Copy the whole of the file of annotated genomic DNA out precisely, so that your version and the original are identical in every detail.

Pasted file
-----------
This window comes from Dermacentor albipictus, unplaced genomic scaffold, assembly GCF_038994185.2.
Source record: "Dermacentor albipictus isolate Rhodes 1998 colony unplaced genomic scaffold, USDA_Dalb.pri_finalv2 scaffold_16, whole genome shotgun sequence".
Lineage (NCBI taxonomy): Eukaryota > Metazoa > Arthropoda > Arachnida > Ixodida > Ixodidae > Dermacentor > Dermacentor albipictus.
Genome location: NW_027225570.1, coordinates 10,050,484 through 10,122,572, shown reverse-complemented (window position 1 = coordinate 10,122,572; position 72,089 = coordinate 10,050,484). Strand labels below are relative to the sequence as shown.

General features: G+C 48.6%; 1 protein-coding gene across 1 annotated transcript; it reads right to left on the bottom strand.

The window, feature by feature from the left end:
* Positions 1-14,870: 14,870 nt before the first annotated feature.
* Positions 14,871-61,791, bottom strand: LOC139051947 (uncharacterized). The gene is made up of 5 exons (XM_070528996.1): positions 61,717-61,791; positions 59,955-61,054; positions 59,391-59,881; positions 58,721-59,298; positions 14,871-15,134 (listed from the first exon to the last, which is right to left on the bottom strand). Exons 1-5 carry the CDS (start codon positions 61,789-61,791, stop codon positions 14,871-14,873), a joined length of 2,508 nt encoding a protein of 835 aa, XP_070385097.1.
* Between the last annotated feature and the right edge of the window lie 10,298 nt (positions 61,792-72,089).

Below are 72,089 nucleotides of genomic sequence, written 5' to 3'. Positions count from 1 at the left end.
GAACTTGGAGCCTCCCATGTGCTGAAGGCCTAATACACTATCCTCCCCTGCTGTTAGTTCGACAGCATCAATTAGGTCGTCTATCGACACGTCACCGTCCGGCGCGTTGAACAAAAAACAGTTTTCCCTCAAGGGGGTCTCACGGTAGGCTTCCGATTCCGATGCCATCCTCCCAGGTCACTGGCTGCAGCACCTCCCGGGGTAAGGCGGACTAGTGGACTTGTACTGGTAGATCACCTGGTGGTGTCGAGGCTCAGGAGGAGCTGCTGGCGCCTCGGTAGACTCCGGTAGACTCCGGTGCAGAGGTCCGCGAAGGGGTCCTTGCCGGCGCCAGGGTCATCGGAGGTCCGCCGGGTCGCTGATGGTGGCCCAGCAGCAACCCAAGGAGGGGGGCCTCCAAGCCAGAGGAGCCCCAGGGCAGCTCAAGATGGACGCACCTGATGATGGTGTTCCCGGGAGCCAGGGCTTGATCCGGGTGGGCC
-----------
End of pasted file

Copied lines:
This window comes from Dermacentor albipictus, unplaced genomic scaffold, assembly GCF_038994185.2.
Source record: "Dermacentor albipictus isolate Rhodes 1998 colony unplaced genomic scaffold, USDA_Dalb.pri_finalv2 scaffold_16, whole genome shotgun sequence".
Lineage (NCBI taxonomy): Eukaryota > Metazoa > Arthropoda > Arachnida > Ixodida > Ixodidae > Dermacentor > Dermacentor albipictus.
Genome location: NW_027225570.1, coordinates 10,050,484 through 10,122,572, shown reverse-complemented (window position 1 = coordinate 10,122,572; position 72,089 = coordinate 10,050,484). Strand labels below are relative to the sequence as shown.

General features: G+C 48.6%; 1 protein-coding gene across 1 annotated transcript; it reads right to left on the bottom strand.

The window, feature by feature from the left end:
* Positions 1-14,870: 14,870 nt before the first annotated feature.
* Positions 14,871-61,791, bottom strand: LOC139051947 (uncharacterized). The gene is made up of 5 exons (XM_070528996.1): positions 61,717-61,791; positions 59,955-61,054; positions 59,391-59,881; positions 58,721-59,298; positions 14,871-15,134 (listed from the first exon to the last, which is right to left on the bottom strand). Exons 1-5 carry the CDS (start codon positions 61,789-61,791, stop codon positions 14,871-14,873), a joined length of 2,508 nt encoding a protein of 835 aa, XP_070385097.1.
* Between the last annotated feature and the right edge of the window lie 10,298 nt (positions 61,792-72,089).

Below are 72,089 nucleotides of genomic sequence, written 5' to 3'. Positions count from 1 at the left end.
GAACTTGGAGCCTCCCATGTGCTGAAGGCCTAATACACTATCCTCCCCTGCTGTTAGTTCGACAGCATCAATTAGGTCGTCTATCGACACGTCACCGTCCGGCGCGTTGAACAAAAAACAGTTTTCCCTCAAGGGGGTCTCACGGTAGGCTTCCGATTCCGATGCCATCCTCCCAGGTCACTGGCTGCAGCACCTCCCGGGGTAAGGCGGACTAGTGGACTTGTACTGGTAGATCACCTGGTGGTGTCGAGGCTCAGGAGGAGCTGCTGGCGCCTCGGTAGACTCCGGTAGACTCCGGTGCAGAGGTCCGCGAAGGGGTCCTTGCCGGCGCCAGGGTCATCGGAGGTCCGCCGGGTCGCTGATGGTGGCCCAGCAGCAACCCAAGGAGGGGGGCCTCCAAGCCAGAGGAGCCCCAGGGCAGCTCAAGATGGACGCACCTGATGATGGTGTTCCCGGGAGCCAGGGCTTGATCCGGGTGGGCC